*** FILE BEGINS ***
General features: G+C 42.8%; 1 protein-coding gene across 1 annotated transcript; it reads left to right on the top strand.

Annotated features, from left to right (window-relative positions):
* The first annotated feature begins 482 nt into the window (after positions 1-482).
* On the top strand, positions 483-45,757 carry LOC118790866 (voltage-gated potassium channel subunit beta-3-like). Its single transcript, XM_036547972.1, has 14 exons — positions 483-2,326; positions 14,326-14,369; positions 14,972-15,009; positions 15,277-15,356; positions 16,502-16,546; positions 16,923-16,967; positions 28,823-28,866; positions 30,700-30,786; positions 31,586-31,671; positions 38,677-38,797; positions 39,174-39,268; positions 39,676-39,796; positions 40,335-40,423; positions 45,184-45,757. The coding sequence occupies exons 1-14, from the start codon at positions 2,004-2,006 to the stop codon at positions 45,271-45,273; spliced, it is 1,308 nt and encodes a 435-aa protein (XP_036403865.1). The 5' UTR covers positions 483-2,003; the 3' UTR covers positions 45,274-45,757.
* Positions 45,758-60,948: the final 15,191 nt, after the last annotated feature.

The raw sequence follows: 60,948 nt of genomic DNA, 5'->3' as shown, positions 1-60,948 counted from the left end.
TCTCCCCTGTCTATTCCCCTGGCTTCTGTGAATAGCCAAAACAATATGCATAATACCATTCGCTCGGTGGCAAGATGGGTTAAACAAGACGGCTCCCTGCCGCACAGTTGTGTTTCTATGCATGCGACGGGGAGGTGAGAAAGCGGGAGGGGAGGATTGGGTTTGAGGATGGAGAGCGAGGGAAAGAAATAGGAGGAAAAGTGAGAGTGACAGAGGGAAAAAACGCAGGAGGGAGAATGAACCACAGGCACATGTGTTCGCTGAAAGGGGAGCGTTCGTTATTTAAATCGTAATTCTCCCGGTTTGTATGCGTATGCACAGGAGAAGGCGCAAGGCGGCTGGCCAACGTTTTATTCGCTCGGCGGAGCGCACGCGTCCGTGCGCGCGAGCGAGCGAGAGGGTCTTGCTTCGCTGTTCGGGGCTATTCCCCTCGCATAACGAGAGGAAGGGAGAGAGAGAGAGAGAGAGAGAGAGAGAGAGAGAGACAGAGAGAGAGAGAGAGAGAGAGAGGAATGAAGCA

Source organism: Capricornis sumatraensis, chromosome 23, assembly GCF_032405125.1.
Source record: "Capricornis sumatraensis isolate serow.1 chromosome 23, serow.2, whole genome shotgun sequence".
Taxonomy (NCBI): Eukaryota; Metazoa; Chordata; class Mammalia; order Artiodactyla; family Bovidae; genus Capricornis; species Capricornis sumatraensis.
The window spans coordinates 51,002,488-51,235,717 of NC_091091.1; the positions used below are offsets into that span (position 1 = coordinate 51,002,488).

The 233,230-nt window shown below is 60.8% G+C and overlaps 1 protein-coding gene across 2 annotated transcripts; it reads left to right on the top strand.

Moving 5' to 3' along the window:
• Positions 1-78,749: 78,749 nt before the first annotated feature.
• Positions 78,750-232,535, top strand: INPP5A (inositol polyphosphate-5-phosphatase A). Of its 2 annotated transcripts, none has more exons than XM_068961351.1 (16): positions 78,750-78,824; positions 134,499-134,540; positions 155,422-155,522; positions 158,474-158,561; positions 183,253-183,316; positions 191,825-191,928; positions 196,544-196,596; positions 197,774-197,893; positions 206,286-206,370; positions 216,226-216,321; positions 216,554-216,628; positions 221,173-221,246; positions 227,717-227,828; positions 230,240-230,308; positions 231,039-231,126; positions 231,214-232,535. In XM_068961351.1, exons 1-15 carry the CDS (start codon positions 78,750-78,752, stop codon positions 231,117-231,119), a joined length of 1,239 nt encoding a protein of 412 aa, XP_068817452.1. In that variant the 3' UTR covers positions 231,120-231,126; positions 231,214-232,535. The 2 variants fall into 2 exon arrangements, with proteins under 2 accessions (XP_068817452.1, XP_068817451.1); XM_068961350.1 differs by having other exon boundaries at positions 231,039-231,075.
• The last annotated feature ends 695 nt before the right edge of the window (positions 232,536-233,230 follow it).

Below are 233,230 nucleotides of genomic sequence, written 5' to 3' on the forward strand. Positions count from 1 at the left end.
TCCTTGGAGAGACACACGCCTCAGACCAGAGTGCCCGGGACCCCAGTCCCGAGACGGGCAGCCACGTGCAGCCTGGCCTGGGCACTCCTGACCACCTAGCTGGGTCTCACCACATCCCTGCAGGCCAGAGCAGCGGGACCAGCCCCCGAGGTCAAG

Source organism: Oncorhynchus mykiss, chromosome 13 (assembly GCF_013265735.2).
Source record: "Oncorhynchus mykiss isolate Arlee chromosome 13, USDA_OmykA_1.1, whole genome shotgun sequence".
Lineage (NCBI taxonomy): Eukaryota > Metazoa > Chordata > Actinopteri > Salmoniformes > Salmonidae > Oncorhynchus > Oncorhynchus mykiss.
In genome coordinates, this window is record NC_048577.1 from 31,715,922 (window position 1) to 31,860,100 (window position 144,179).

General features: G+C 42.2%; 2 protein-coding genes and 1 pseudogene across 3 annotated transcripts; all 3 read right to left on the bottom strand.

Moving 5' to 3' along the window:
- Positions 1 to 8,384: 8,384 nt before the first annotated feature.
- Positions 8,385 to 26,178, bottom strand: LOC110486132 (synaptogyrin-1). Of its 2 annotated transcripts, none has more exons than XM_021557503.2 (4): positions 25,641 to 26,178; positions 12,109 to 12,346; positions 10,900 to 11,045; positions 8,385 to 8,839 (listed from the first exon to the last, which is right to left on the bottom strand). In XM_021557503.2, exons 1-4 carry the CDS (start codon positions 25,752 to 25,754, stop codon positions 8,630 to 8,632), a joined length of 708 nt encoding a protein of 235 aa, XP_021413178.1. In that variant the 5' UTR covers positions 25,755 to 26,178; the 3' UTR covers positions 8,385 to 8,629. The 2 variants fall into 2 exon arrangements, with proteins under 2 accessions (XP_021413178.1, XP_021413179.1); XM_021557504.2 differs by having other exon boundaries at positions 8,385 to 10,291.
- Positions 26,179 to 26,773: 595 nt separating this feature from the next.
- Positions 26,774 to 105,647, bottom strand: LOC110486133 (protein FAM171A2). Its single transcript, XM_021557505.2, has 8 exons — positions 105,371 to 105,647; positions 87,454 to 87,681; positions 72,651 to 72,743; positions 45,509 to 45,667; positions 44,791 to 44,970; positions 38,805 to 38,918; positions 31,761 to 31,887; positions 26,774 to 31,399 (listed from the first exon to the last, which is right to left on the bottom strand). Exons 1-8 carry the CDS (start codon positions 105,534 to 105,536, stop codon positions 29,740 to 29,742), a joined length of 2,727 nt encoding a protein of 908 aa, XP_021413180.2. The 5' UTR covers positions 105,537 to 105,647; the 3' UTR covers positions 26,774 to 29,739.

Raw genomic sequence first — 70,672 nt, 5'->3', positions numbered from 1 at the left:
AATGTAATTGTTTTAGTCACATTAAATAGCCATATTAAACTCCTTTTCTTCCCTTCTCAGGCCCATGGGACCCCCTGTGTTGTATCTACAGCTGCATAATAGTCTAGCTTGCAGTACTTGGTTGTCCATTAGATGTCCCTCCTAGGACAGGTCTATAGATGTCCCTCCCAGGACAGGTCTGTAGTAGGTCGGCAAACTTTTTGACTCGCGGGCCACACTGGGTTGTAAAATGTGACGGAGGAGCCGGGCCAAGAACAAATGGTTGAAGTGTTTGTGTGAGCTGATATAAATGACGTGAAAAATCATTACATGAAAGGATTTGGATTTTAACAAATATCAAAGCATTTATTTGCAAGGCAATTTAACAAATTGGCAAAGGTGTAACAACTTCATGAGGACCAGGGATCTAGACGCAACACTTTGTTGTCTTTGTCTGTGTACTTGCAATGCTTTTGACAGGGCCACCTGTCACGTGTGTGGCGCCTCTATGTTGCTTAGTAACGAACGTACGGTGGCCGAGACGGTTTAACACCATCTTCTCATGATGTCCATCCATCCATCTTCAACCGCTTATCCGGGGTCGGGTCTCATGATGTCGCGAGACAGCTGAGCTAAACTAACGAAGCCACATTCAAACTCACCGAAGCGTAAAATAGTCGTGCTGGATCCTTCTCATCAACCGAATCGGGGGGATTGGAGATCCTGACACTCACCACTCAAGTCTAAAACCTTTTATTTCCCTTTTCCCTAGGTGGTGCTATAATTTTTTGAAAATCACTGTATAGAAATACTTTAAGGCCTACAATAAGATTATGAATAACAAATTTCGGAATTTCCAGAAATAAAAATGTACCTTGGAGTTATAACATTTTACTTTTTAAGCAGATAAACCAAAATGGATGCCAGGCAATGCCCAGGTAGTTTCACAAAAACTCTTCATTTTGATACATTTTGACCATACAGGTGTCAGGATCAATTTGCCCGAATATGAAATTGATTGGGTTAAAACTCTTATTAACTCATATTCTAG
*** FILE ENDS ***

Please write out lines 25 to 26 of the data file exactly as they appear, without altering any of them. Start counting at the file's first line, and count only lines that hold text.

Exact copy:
- Positions 1 to 8,384: 8,384 nt before the first annotated feature.
- Positions 8,385 to 26,178, bottom strand: LOC110486132 (synaptogyrin-1). Of its 2 annotated transcripts, none has more exons than XM_021557503.2 (4): positions 25,641 to 26,178; positions 12,109 to 12,346; positions 10,900 to 11,045; positions 8,385 to 8,839 (listed from the first exon to the last, which is right to left on the bottom strand). In XM_021557503.2, exons 1-4 carry the CDS (start codon positions 25,752 to 25,754, stop codon positions 8,630 to 8,632), a joined length of 708 nt encoding a protein of 235 aa, XP_021413178.1. In that variant the 5' UTR covers positions 25,755 to 26,178; the 3' UTR covers positions 8,385 to 8,629. The 2 variants fall into 2 exon arrangements, with proteins under 2 accessions (XP_021413178.1, XP_021413179.1); XM_021557504.2 differs by having other exon boundaries at positions 8,385 to 10,291.